On Friday, Nov. 10, The CROW hosted one of their signature shows, Read the Room, featuring Reiki master and tarot reader, Jovan Illa, and comedian Orion Levine. The premise of the show is that Illa pulls names of audience members from the “Mystical Goblet” and pulls them onstage for a reading that responds to a personal question, while Levine helps heighten and lighten the mood following the arcane answer.
The CROW, an acronym that stands for Comedy Reflects Our World, is located in Santa Monica adjacent to the 26th Street/Bergamot Station. The CROW is the new home of comedic, social belonging and inventive, original programming. With shows and workshops open to everybody, including G-rated classes and performances, the space is coming into its own and thriving in the process.
Nicole Blaine, founder and operator of The CROW, was excited to share the history and progress the venue has made so far. The idea for hosting her own space came after a little over a decade as a stand-up comedian and the concept of being the change one wishes to see in the world.
“I just wanted a space that was legitimately the way that I dreamed it would be, which would be amplifying voices that I felt deserved to be amplified,” Blaine said. She is holding space for those who haven’t previously been heard.
The CROW’s PR representative, Daphne Ruiz, told me that the venue started as a mom-and-pop effort by Nicole and her husband Mickey during the COVID pandemic. They are both from Santa Monica, wanted to build something family-friendly, and include everything a club should be that they hadn’t previously seen.
“I think we have really unique shows; I think we have such a good mission; I think we’re so about the community,” Ruiz said. “We’re contributing to the comedy community but we’re also creating it and so we have so many different kinds of initiatives. We have teen programming, we have this initiative called Tomorrow’s Ladies of Late Night, where we are trying to get more women and nonbinary comics out there.” They also host showcases twice a year, have a program called Storyectomies, a mental health initiative for anyone affected by cancer, and have a kids’ comedy camp in the summer with scholarships available.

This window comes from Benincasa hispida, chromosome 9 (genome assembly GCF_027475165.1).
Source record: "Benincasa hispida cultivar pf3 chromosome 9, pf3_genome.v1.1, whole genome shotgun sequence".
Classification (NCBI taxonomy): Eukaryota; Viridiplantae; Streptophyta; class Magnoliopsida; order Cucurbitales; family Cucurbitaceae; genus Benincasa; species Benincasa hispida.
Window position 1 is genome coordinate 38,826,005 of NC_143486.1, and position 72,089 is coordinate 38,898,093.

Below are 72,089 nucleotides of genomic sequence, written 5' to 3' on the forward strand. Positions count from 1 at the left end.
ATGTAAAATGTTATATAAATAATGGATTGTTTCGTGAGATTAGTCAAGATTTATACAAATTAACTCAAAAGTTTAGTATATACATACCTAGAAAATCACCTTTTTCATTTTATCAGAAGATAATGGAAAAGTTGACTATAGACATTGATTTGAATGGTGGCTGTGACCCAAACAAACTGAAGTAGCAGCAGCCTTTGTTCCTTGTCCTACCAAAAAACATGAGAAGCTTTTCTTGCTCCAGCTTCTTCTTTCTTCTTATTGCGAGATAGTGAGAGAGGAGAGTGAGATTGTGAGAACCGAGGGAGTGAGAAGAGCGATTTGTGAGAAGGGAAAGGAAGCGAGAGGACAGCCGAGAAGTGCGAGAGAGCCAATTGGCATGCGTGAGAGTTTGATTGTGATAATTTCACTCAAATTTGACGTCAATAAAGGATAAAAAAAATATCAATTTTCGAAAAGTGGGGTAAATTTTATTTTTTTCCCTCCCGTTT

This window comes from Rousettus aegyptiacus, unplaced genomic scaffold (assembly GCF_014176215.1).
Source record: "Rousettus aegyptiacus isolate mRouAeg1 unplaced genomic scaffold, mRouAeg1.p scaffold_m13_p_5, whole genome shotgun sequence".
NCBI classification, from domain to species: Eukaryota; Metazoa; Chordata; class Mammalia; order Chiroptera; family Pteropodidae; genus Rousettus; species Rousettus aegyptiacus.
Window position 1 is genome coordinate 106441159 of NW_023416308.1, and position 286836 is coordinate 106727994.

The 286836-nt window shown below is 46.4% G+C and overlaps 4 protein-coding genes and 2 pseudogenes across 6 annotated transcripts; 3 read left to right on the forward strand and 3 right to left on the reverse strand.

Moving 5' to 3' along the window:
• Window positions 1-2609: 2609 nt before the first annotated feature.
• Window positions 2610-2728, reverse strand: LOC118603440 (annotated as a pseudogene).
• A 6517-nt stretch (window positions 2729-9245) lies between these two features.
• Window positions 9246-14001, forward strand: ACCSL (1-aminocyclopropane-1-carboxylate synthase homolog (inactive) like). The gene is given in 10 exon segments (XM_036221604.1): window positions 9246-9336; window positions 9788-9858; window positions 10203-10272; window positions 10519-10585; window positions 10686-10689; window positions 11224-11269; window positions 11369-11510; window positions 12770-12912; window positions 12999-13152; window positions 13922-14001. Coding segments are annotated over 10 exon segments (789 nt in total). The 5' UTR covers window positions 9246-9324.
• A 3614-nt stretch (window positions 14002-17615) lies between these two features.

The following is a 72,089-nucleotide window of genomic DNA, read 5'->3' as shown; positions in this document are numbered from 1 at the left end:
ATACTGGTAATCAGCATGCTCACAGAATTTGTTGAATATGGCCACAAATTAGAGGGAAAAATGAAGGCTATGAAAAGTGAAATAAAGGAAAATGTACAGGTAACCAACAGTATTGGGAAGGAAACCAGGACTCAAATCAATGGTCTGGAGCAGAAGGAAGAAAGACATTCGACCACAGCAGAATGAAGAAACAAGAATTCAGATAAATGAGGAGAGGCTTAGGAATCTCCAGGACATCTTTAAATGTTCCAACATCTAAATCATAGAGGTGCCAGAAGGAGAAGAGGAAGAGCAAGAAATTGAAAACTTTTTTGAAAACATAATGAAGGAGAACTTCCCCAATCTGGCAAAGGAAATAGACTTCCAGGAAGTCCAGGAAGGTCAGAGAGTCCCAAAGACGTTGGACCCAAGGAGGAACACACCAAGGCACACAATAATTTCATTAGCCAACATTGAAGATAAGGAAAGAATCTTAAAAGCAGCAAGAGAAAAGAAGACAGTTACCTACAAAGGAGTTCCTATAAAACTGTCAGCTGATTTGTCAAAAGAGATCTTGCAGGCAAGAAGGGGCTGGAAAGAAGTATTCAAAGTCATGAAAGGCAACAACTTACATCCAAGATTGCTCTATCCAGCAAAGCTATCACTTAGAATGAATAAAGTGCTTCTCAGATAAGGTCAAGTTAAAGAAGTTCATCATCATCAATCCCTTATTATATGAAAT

In the middle of our pre-show interview, Matthew Schaler, the chef from Birdie G’s, the restaurant next door, popped in. Birdie G’s is hosting a Hanukkah-inspired guest chef series, Eight Nights, hosted from Dec. 4-7 and Dec. 11-14. Blaine spontaneously asked if Schaler would like a quick reading from Illa. Schaler agreed and asked Illa, “Is Eight Nights going to go well?” One of the cards he received was the Ten of Cups, “One of the happiest cards you can get,” according to Illa, representing cohesiveness, joy, and community. Birdie G’s also offers 10 percent off food to CROW ticket holders.
Illa, who has been practicing tarot reading for about eight years, and professionally for five, started out by reading for herself daily as well as offering free readings to people so she could practice and improve. The night’s questions focused on love, finance, family, or life path.
“Oh my god, it’s so much fun,” Illa said about reading alongside comedians. “The first time I did it, I was amazed at how great comedians can alchemize a reading.” She added, “I try to deliver the truth as compassionately and technically as possible but sometimes there’s no way around certain things. But what’s great about comedians is that they just know how to make something funny and light and palatable.” Illa teaches tarot reading on top of being a Reiki master and sound healer.
Levine has been performing comedy for six years this month. The set he’s most proud of is a set he landed on “The Late Late Show with James Corden.” His general schtick is about his family, which he admits is starting to get on their nerves. “This is one of my favorite alternative shows. It’s fun being onstage with a non-comedian, but [Illa] very clearly knows her [stuff] when it comes to card reading,” Levine said. “I feel like we’re so different, but we’re experts in our own field so it’s fun to collaborate with someone like that. We both know when to give each other a turn.”
Blaine acknowledges the show works because Illa and Levine know that they are ultimately serving the audience. She likes knowing that her talent is happy, her audience is happy, and it’s a moment in life that works. Blaine also wants the artists to feel like The CROW is their house. She is most proud of building a stage for others and having those others propelled into their careers.
“I think that stand-up is one of the coolest art forms that can be used for social progress and empathy with others,” Blaine said. “If we can all see everyone’s point of view there’s a bit less hate in the world.”
Blaine hopes to expand The CROW’s presence by getting the word out about the club. She realizes there are people who could use this platform but don’t yet know it exists. Her dream booking for the club is Sarah Silverman.
Photo by Mike Falzone. Provided by The CROW/Daphne Ruiz